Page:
A July legislative session to consider overturning Gov. Bobby Jindal's vetoes has been canceled.
Louisiana state senators overwhelmingly decided against holding the July 14 veto session, with 31 of the 39 senators turning in paperwork to scrap the session.
The veto session was automatically set when Jindal rejected 21 bills from the regular legislative session and used his line-item veto on the budget. It takes a majority written vote of either the House or Senate to cancel the session.
A Baton Rouge judge has refused to prevent the start of a statewide voucher program that will use tax dollars to send children to private and parochial schools.
The decision Tuesday by Judge Tim Kelley means the program pushed by Gov. Bobby Jindal will begin in August, while a lawsuit by teacher unions and local school boards over the constitutionality of the voucher program continues to wind its way through the court.
Two parents with children in a New Orleans voucher program and two pro-voucher groups are asking to join the state in fighting a lawsuit that seeks to block a statewide program using tax dollars to send children to private schools.
The intervention petition was filed in Baton Rouge district court Monday for the Black Alliance for Educational Options, the Alliance for School Choice and the New Orleans parents.
We turn now to another story that's making headlines for all the wrong reasons. It's been a bloody year in the Windy City. More than 250 people have reportedly been murdered so far this year in Chicago. That number is up about 38 percent from the same time last year, and now people are asking just what Mayor Rahm Emanuel is doing about it.
He faced reporters yesterday and said some of the old plans to stop violence weren't working now.
I'm Maria Hinojosa, and this is TELL ME MORE, from NPR News. Michel Martin is away. Coming up, we look at a growing trend: moms starting their own businesses. It can come with more flexibility, but there are also emotional and financial risks. We talk to a group of mom-preneurs, and that's just ahead.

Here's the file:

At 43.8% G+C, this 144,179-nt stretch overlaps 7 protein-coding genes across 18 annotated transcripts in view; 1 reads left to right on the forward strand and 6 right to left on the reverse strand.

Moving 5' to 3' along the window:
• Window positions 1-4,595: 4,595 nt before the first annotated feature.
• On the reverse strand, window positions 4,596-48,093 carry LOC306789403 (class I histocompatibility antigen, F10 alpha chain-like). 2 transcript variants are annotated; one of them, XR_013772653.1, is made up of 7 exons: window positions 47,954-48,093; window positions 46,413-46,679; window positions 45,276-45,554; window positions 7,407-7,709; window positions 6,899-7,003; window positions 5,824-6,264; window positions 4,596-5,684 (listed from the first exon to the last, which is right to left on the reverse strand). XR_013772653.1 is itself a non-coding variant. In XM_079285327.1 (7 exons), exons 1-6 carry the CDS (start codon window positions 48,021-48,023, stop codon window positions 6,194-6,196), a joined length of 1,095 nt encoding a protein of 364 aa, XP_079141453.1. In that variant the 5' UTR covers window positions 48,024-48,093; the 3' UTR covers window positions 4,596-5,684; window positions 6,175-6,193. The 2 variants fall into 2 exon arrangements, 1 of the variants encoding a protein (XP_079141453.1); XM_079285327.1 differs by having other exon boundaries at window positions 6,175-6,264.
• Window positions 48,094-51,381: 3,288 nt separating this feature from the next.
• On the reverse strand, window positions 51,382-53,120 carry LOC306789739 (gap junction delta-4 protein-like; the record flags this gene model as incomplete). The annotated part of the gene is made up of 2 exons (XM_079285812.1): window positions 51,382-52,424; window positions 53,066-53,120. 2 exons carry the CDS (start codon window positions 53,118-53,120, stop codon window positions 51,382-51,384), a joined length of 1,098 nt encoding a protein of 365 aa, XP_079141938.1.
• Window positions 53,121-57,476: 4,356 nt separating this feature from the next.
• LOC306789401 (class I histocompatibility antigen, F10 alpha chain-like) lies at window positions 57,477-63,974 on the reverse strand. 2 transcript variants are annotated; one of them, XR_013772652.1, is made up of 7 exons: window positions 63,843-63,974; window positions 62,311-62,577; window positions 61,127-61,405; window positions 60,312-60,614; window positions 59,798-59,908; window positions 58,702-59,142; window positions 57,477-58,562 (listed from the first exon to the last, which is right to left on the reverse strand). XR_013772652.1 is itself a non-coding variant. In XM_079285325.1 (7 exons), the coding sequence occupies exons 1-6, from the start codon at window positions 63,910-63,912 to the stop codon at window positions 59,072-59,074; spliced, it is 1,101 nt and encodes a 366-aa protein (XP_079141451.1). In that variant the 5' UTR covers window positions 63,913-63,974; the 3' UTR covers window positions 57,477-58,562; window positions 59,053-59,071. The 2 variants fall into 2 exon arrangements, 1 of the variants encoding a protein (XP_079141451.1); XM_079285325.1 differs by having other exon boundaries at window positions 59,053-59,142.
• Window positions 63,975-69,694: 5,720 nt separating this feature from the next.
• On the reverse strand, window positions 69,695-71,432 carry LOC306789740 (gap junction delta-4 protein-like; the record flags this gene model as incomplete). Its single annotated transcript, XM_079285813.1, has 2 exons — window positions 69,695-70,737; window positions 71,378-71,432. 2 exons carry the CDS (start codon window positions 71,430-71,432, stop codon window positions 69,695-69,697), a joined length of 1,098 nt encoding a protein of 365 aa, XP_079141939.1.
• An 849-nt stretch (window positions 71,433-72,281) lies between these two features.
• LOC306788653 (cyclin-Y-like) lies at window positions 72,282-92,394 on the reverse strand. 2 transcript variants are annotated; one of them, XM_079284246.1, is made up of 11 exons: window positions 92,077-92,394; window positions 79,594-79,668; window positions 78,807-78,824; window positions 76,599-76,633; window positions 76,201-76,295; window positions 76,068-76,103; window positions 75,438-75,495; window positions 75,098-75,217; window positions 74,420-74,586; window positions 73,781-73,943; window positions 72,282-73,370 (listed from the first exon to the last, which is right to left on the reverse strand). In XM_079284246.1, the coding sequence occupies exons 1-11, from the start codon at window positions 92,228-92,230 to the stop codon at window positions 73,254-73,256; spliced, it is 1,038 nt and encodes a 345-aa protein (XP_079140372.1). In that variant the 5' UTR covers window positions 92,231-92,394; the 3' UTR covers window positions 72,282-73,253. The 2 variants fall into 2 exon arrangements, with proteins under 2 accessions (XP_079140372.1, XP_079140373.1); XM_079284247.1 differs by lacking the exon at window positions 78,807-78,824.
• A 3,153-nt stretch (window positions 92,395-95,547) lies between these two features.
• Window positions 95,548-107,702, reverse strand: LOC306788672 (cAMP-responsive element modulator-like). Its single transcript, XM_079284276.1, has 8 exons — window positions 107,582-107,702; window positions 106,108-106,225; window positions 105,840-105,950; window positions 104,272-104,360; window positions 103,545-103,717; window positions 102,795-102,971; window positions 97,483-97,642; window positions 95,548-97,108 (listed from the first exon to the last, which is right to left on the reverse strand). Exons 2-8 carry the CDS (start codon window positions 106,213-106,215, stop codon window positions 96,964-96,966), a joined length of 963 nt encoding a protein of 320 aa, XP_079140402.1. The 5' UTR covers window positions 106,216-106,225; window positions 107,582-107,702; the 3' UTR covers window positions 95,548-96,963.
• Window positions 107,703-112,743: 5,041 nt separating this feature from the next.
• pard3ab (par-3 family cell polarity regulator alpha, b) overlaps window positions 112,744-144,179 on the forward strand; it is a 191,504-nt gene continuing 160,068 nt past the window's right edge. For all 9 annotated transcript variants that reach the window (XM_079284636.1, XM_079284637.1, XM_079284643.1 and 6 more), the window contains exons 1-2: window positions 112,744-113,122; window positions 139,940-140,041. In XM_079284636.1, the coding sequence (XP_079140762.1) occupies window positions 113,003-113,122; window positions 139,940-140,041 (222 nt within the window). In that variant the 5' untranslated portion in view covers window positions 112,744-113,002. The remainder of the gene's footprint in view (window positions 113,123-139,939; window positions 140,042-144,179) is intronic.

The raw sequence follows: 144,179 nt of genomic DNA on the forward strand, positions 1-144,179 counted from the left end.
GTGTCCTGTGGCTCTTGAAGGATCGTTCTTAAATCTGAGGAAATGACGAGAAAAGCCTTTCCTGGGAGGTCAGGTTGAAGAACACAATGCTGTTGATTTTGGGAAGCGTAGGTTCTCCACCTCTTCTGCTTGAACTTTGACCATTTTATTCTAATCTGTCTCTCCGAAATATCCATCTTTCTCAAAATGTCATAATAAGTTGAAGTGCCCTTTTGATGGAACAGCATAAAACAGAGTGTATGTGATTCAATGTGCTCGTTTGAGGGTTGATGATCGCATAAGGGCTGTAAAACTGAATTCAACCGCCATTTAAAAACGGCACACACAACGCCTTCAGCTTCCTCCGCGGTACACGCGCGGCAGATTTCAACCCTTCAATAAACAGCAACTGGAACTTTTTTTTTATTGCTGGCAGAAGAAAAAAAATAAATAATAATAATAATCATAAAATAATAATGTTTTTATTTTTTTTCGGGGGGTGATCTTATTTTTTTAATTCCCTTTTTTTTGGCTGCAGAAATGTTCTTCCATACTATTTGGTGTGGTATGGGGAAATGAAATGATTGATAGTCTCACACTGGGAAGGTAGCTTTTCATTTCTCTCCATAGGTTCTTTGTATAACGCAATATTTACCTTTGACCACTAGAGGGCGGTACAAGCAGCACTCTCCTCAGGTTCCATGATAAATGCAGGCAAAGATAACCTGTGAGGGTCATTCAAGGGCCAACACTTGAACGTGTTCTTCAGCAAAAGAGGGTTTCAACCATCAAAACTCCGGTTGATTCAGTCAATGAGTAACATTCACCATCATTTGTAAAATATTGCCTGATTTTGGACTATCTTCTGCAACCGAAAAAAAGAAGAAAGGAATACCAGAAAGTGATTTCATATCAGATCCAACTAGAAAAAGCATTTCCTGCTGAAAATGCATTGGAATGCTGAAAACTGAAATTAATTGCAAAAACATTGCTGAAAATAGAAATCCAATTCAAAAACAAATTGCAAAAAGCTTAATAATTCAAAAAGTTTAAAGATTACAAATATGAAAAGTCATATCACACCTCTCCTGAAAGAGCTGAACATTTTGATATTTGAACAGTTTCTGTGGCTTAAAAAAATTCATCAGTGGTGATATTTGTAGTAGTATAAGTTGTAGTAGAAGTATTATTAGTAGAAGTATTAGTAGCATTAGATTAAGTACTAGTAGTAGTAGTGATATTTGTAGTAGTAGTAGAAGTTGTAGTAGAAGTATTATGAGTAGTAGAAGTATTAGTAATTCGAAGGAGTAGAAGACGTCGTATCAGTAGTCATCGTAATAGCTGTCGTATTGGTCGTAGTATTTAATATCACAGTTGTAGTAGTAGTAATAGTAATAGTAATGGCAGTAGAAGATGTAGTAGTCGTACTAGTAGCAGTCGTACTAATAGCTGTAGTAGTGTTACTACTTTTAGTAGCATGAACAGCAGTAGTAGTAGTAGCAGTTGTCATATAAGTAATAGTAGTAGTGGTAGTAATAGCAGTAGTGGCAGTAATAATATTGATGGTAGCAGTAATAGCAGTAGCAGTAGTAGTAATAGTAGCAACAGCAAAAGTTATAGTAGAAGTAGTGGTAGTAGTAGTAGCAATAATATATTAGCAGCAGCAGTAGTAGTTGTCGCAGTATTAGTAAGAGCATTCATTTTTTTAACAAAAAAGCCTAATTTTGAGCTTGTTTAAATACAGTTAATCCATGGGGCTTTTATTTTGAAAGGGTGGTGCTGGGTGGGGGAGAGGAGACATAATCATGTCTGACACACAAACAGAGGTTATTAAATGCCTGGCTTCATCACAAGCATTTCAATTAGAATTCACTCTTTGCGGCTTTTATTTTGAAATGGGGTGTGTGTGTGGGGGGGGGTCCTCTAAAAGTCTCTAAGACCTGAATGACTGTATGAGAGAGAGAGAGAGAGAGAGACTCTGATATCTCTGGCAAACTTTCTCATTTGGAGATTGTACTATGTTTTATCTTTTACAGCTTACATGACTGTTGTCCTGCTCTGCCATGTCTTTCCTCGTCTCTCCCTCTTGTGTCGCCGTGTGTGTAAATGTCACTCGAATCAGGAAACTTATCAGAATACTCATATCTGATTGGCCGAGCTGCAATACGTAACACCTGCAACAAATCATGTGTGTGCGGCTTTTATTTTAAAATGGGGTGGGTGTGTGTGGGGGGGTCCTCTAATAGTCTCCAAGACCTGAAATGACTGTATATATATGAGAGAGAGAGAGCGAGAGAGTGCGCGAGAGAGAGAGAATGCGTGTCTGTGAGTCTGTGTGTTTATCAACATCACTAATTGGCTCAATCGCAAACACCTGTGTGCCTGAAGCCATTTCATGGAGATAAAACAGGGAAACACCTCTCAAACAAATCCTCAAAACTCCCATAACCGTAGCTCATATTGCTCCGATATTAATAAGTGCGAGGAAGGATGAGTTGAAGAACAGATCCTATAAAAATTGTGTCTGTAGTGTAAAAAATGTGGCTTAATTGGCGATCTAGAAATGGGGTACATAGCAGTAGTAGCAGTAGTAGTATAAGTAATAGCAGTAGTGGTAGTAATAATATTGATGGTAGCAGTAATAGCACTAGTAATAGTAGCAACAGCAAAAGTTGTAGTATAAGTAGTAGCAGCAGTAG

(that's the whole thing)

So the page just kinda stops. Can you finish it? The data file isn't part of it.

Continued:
We turn now to Nancy Northup. She's the president and CEO of the Center for Reproductive Rights, which is representing the Jackson Women's Health Organization in court. This is the only abortion clinic in Mississippi, and it might have to close its doors if a new law there is upheld. If it closes, Mississippi would be the only state with no working abortion clinic. She joins me from her office in New York City. Nancy, welcome to TELL ME MORE.
Several black Louisiana elected officials are asking the Justice Department's civil rights division to intervene in a dispute over whether state Supreme Court Justice Bernette Johnson is legally entitled to become the court's next chief justice.
A letter sent Monday to the head of the division's voting section accuses Johnson's colleagues of trying to dilute the rights of black voters by unilaterally creating a new process for deciding which justice has the most seniority.
I'm Maria Hinojosa and this is TELL ME MORE from NPR News. Michel Martin is away. Coming up, violence continues to erupt across Syria. We'll talk to a human rights activist who has seen it firsthand. That's in a few minutes.
But first, a year ago today on July 9, 2011, the world's newest nation was born in Africa.
(SOUNDBITE OF SPEECH)
UNIDENTIFIED MAN: We hereby declare Southern Sudan to be an independent and sovereign state.
"I will be outspent." This simple phrase headed an email President Obama recently sent to supporters.
"We can be outspent and still win," the message read. "But we can't be outspent 10 to 1 and still win." Obama asked for donations of as little as $3 to compete against the deep pockets of Republican challenger Mitt Romney and the super political action committees that back him.